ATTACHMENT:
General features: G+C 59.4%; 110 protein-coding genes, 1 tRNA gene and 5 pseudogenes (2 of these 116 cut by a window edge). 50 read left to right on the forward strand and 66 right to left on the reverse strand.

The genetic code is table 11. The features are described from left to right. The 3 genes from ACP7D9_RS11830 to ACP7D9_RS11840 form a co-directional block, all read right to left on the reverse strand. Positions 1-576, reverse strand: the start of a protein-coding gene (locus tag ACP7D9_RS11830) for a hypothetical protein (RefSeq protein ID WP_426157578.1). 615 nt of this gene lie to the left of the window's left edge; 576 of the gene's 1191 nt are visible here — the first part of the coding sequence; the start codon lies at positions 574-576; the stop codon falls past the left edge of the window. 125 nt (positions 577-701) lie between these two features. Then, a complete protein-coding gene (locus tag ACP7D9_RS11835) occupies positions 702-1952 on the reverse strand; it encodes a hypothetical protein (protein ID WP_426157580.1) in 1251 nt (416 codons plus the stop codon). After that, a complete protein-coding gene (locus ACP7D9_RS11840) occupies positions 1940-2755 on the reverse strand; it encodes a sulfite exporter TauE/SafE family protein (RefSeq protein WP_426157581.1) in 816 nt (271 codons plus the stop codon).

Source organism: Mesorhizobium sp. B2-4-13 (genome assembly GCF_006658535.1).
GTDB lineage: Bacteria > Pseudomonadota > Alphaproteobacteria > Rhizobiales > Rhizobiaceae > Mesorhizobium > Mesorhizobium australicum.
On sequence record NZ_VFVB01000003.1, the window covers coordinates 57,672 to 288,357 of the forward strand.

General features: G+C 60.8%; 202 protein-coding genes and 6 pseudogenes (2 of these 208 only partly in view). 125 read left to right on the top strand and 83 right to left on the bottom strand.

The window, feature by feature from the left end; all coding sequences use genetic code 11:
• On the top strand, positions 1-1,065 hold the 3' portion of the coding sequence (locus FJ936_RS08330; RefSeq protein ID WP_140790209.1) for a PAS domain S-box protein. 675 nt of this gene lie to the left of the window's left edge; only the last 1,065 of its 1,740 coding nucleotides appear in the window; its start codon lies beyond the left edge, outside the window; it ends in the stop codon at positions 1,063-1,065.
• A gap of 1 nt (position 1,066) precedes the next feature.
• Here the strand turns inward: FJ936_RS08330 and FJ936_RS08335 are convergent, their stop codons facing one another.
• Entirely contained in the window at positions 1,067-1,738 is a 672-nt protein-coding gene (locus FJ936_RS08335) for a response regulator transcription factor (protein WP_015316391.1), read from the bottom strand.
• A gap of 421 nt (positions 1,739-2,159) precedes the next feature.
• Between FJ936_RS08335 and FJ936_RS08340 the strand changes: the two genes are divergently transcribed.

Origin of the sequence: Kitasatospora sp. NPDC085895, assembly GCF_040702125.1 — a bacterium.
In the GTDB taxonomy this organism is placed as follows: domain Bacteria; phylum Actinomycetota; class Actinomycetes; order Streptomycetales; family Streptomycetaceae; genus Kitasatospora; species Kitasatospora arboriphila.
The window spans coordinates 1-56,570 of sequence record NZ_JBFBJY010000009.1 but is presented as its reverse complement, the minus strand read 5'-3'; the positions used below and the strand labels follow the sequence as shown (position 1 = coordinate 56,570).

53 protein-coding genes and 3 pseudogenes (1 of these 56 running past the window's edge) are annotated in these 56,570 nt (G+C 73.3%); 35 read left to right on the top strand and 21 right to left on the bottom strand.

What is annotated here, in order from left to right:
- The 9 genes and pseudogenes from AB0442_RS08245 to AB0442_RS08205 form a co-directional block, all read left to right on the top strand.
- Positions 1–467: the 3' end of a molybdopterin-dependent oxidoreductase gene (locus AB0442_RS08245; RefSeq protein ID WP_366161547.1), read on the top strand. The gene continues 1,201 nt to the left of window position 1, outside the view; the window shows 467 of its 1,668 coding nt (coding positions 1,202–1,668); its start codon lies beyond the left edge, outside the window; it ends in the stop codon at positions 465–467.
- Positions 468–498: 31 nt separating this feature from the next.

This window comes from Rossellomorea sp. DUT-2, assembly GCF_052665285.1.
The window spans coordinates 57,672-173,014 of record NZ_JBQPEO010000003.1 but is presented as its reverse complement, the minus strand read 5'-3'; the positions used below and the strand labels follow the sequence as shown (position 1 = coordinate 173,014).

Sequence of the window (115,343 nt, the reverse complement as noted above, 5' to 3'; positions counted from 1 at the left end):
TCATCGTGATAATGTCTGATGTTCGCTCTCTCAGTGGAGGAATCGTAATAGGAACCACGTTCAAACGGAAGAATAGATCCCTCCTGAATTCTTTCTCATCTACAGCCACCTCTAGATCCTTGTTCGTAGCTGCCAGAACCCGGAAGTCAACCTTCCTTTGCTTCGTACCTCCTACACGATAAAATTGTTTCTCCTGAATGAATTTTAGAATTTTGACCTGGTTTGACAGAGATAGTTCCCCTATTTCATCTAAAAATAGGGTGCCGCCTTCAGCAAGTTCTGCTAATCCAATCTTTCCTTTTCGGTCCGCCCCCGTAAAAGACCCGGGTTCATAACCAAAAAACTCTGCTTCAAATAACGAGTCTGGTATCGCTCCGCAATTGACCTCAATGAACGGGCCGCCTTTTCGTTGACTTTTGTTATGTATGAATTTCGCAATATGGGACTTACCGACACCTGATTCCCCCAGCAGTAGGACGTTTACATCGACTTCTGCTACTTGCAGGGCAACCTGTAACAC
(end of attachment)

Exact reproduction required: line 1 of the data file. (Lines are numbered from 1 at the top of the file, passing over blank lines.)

General features: G+C 59.4%; 110 protein-coding genes, 1 tRNA gene and 5 pseudogenes (2 of these 116 cut by a window edge). 50 read left to right on the forward strand and 66 right to left on the reverse strand.